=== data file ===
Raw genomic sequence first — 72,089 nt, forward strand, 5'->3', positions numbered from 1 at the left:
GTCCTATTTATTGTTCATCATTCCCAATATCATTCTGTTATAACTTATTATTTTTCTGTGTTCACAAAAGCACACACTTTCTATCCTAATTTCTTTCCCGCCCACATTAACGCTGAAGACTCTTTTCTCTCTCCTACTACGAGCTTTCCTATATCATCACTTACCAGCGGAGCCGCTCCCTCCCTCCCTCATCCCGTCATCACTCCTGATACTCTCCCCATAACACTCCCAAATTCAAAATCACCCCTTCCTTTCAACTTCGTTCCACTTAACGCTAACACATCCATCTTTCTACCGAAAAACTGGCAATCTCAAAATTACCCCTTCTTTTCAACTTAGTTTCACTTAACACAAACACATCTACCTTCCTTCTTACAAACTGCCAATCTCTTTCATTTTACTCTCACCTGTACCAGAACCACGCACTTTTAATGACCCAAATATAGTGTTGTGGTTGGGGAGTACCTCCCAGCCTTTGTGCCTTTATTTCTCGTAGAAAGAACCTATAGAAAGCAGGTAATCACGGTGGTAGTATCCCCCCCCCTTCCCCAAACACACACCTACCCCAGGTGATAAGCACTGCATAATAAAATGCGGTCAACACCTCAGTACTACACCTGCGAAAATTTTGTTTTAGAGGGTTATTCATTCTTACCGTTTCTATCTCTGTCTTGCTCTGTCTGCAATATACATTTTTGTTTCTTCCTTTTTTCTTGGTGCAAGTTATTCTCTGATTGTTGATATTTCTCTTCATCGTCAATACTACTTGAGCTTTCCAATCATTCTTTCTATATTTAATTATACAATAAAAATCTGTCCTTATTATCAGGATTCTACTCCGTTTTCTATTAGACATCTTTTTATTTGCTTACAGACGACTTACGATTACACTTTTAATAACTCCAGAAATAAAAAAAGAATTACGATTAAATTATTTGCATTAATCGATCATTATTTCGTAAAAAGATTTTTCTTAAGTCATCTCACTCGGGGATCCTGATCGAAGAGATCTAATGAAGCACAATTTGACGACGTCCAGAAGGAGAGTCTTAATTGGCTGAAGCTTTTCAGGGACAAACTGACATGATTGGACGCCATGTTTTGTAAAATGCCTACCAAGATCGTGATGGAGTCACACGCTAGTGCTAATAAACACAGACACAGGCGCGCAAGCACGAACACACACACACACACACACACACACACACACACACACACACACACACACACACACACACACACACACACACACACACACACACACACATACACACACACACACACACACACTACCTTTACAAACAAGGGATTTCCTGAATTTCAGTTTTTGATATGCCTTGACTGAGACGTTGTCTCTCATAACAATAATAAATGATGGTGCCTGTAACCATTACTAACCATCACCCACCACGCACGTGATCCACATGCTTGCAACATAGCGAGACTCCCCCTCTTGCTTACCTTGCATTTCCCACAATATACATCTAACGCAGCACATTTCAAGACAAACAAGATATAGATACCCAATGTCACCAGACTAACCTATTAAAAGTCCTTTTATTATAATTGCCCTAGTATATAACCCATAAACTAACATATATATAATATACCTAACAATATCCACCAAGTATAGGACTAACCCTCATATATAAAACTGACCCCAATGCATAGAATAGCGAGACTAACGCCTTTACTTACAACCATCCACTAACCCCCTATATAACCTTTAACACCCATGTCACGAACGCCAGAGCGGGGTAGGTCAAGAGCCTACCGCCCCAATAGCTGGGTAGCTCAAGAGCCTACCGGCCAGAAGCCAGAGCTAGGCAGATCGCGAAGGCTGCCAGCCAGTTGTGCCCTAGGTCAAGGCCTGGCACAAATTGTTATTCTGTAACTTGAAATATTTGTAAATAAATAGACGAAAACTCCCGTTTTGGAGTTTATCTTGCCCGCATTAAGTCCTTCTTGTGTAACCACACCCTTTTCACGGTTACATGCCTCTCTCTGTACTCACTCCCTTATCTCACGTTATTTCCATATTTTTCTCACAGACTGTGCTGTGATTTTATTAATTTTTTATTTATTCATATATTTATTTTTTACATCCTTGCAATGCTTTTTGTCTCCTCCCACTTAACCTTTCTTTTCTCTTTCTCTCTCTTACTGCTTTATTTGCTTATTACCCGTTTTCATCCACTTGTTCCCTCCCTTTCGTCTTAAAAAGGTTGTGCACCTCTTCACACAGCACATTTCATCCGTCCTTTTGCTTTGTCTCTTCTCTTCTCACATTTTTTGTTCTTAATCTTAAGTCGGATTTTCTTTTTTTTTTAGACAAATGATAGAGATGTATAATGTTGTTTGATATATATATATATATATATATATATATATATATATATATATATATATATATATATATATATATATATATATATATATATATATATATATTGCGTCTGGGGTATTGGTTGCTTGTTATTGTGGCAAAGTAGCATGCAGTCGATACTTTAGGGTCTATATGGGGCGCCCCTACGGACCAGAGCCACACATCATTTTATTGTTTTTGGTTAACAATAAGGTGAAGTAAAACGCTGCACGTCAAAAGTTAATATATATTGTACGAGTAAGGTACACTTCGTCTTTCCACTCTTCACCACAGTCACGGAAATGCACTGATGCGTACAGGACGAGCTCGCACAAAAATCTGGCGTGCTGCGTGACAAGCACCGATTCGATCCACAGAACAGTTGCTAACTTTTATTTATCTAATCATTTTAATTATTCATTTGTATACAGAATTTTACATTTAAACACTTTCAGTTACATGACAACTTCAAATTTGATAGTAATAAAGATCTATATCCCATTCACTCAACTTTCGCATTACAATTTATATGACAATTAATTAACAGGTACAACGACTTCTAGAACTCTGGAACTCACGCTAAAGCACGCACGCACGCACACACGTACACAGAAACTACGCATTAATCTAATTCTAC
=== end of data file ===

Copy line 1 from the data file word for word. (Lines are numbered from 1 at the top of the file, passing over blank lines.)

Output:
Raw genomic sequence first — 72,089 nt, forward strand, 5'->3', positions numbered from 1 at the left: